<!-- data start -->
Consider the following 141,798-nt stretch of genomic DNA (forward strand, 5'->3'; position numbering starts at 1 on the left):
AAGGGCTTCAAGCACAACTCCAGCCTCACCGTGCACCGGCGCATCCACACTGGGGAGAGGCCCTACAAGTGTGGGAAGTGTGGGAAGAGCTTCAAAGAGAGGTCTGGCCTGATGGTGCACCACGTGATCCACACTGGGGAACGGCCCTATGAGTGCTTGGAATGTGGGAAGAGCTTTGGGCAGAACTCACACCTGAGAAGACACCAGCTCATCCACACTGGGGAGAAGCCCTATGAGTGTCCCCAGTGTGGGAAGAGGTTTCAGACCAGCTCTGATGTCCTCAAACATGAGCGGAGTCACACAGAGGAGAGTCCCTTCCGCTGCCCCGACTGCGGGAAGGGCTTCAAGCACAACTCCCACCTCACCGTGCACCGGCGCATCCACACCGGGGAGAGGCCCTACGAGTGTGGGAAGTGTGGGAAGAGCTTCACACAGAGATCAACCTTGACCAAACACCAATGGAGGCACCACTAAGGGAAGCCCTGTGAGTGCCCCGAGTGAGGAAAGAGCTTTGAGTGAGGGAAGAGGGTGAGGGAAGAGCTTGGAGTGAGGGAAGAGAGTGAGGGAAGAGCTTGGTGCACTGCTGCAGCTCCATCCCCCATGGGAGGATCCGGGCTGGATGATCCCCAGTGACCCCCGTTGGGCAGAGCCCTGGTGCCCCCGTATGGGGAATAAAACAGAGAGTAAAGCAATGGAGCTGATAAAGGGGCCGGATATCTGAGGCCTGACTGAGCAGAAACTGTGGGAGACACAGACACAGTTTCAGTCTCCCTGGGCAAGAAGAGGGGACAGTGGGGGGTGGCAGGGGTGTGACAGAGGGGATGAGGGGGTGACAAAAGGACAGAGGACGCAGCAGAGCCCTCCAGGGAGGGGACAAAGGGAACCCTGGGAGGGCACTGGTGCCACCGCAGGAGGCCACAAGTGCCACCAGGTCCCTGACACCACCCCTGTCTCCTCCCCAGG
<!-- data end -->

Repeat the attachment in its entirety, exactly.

Consider the following 141,798-nt stretch of genomic DNA (forward strand, 5'->3'; position numbering starts at 1 on the left):
AAGGGCTTCAAGCACAACTCCAGCCTCACCGTGCACCGGCGCATCCACACTGGGGAGAGGCCCTACAAGTGTGGGAAGTGTGGGAAGAGCTTCAAAGAGAGGTCTGGCCTGATGGTGCACCACGTGATCCACACTGGGGAACGGCCCTATGAGTGCTTGGAATGTGGGAAGAGCTTTGGGCAGAACTCACACCTGAGAAGACACCAGCTCATCCACACTGGGGAGAAGCCCTATGAGTGTCCCCAGTGTGGGAAGAGGTTTCAGACCAGCTCTGATGTCCTCAAACATGAGCGGAGTCACACAGAGGAGAGTCCCTTCCGCTGCCCCGACTGCGGGAAGGGCTTCAAGCACAACTCCCACCTCACCGTGCACCGGCGCATCCACACCGGGGAGAGGCCCTACGAGTGTGGGAAGTGTGGGAAGAGCTTCACACAGAGATCAACCTTGACCAAACACCAATGGAGGCACCACTAAGGGAAGCCCTGTGAGTGCCCCGAGTGAGGAAAGAGCTTTGAGTGAGGGAAGAGGGTGAGGGAAGAGCTTGGAGTGAGGGAAGAGAGTGAGGGAAGAGCTTGGTGCACTGCTGCAGCTCCATCCCCCATGGGAGGATCCGGGCTGGATGATCCCCAGTGACCCCCGTTGGGCAGAGCCCTGGTGCCCCCGTATGGGGAATAAAACAGAGAGTAAAGCAATGGAGCTGATAAAGGGGCCGGATATCTGAGGCCTGACTGAGCAGAAACTGTGGGAGACACAGACACAGTTTCAGTCTCCCTGGGCAAGAAGAGGGGACAGTGGGGGGTGGCAGGGGTGTGACAGAGGGGATGAGGGGGTGACAAAAGGACAGAGGACGCAGCAGAGCCCTCCAGGGAGGGGACAAAGGGAACCCTGGGAGGGCACTGGTGCCACCGCAGGAGGCCACAAGTGCCACCAGGTCCCTGACACCACCCCTGTCTCCTCCCCAGG